10x20 Tent - First Timer Battling: Air Circulation, Temperature and RH - Please Help ;)

Hi everyone. I’m in the middle of my first harvest and things are getting complicated. So far the plants are fine and I’ll keep this thread to a single specific item for clarity sake but all suggestions and help are greatly appreciated. If you have advice, please post it so I can make some adjustments ASAP before a little trouble becomes a big problem.

First, My Setup.
Gorilla Grow Tent 10x20 with vents and meshed inlets/outlets galore. I’m running x6 Gavita 1700e LED lights that put the ambient temp up into the high 80’s until I kick on 1 or 2 of my 12" can fans. Lot’s of oscillating fans pushing air around inside the tent. Plants appear happy.

The Process.
For whatever reason my can fans need to both be on low to medium to control the temp on the tent. I have my lower meshed vents open or else there’s too much negative pressure and the tent looks like it will implode. Sooo, we’re basically just circulating that air in/out/in/out the tent. Temp and humidity rise pretty quickly in the grow room outside the tent. As we begin sucking the hot/humid air back into the tent my internal temps rise to the high levels.

So, I opened a wall fan that blew hot air and humidity to the exterior of the building. This was fine for a few weeks but now it’s snowing and that needed to be shut to keep interior temperatures from falling too far. So the hot/wet air is stuck inside. I have my humidifier going steady and pull 3.5 gallons a night.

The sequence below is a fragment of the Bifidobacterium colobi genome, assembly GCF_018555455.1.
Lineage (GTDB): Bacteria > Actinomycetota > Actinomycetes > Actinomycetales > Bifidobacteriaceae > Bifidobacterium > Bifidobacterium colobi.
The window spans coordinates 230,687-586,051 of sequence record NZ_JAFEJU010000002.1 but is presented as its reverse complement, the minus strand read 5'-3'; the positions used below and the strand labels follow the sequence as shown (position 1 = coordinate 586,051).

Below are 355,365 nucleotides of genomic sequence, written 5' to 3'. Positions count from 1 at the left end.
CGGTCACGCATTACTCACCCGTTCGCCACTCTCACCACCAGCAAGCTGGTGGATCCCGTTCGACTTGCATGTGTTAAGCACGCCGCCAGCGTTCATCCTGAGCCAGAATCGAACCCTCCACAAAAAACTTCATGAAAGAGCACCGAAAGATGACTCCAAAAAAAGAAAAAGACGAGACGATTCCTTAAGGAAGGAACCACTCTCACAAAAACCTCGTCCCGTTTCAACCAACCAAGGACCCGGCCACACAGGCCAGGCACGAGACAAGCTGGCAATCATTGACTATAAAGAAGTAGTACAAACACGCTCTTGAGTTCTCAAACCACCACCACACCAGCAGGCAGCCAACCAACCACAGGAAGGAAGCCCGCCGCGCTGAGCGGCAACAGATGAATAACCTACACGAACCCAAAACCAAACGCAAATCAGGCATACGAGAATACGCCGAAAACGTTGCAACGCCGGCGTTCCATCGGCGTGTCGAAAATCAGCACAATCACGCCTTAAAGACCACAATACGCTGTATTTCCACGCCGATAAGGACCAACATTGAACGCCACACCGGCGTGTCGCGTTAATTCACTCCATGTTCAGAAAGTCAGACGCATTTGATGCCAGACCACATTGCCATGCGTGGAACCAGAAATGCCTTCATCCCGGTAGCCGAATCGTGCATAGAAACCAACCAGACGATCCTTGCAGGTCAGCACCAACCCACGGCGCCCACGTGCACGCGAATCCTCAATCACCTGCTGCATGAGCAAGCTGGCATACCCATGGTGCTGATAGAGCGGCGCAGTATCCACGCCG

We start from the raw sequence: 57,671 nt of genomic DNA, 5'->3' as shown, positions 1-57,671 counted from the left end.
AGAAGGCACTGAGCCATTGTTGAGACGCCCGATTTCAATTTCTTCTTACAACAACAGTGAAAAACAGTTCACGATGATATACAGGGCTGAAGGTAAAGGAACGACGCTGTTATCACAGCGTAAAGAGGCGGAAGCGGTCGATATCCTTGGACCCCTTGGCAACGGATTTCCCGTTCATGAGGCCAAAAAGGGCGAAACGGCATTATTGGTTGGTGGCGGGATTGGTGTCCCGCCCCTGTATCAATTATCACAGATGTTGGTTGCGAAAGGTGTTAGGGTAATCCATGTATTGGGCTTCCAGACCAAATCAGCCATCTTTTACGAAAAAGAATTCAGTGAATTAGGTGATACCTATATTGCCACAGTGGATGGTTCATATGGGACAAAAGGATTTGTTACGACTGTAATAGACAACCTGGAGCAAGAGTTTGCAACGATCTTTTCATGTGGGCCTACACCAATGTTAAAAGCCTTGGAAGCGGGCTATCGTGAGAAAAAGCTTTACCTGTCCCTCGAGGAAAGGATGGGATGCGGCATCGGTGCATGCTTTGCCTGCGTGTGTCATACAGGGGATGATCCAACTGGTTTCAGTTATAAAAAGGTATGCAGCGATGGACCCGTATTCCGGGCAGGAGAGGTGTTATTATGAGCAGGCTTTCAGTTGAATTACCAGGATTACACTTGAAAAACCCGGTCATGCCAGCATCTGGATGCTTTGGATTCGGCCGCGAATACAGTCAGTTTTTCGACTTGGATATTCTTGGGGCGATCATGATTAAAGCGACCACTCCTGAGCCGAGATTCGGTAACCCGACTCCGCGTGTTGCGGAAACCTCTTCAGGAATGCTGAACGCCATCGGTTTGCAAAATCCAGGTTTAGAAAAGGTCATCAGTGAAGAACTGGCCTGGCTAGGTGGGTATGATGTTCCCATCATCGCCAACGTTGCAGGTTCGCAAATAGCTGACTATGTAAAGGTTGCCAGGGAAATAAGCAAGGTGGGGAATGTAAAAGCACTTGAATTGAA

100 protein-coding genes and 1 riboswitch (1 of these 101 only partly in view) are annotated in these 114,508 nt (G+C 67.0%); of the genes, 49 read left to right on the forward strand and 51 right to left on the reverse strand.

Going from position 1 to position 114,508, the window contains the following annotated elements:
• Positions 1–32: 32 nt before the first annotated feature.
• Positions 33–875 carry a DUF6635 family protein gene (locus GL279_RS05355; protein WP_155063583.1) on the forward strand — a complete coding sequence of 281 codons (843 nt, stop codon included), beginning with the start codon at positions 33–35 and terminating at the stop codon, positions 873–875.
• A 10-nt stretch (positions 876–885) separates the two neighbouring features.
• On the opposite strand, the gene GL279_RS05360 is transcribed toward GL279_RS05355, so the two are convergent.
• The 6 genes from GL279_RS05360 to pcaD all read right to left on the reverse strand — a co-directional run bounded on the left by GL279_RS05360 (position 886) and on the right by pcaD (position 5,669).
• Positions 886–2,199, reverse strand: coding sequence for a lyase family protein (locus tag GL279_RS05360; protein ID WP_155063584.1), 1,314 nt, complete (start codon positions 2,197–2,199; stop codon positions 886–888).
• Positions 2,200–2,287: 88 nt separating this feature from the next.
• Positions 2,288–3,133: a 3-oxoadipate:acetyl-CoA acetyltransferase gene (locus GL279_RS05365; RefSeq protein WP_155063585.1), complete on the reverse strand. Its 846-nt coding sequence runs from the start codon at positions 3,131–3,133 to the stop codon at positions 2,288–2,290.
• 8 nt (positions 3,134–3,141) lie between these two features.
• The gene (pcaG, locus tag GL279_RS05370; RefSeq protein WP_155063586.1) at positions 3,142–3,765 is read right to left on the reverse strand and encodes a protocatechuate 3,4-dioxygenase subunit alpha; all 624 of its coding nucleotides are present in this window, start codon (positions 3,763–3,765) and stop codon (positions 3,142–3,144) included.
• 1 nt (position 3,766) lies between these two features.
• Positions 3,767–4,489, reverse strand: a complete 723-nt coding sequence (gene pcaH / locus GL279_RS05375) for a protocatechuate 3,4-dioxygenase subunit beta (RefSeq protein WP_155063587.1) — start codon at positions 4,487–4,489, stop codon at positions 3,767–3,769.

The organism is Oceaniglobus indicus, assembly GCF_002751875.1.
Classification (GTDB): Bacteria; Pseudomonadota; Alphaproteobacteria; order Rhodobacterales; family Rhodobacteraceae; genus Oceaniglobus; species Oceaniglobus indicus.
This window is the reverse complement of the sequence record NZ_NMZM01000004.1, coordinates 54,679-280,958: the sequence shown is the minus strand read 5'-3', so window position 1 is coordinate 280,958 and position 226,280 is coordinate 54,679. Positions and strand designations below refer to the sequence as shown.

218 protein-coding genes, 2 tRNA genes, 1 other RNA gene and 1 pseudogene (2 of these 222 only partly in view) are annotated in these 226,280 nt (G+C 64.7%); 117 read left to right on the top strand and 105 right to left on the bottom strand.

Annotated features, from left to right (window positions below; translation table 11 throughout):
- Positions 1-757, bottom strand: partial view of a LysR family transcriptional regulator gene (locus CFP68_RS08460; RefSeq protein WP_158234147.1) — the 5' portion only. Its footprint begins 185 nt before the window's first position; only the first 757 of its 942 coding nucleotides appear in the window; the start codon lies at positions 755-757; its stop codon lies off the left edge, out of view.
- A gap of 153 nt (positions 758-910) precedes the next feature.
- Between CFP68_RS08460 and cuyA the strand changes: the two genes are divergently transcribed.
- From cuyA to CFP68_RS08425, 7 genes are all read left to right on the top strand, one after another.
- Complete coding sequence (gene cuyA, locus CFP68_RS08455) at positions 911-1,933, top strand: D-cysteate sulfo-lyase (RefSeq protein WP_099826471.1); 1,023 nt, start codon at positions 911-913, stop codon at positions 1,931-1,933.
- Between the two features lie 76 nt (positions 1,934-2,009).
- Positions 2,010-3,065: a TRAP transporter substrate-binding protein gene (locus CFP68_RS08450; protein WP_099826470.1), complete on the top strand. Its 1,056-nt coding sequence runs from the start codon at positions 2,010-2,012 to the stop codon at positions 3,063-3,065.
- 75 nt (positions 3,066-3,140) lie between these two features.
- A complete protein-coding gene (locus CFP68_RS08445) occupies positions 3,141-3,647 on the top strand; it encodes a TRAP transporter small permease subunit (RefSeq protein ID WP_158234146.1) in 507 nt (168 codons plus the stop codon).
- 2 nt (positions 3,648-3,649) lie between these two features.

The Problem
My front room is getting too wet. When I come in the mornings there is severe condensation in the windows are it’s a battle to keep it below 70% RH. I’ve tried fans to circulate the air back through the building so it returns to the dehumidifier but it seems like the air hits that cooler room and the moisture just falls out onto my floor, walls etc.

Should I?
-Add more vents between the grow room and the front room to get MORE hot/wet air circulating? Although counter intuitive, this would probably move the air better through the whole building.
-Attempt to seal off the grow room and keep the hot/wet air in there with the dehumidifier? Not so easy to do, the wall is very placeholder and a seal would be nearly impossible.
-Other options?


Add more vents to the living room. Think of environmental control like old Chinese cities. They had a square city with walls and in that a smaller city within walls. It’s easier to control the “inner city” (your tent) if you have better control of your outer area. If you add the vents to the room you can control best then the tent becomes easier to control.
Edit. You can also use damprid as a natural (no electrical required, just small pellets in a tub) dehumidifier too. I love it for small areas like tents and closets.

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I’m not sure I understand your system even with the pictures. Why is your tent exhaust blowing against a wall? And your vent to exterior, it doesn’t have a damper or anything to act as check to keep cool air from coming in? How big is the dehumidifier?

Exhaust is blowing simply out of the tent into the room. Duct leaves the tent, connects to fans and fans blow simply into the room air.

Vent to exterior (fan) seemingly creates negative pressure so airflow must be sucking back in around the edges of the fan. I’m not sure why but its both blowing out and there’s a cold draft there so it’s also sucking cold air in.

Humidifier is 155 pints/day (Quest D155)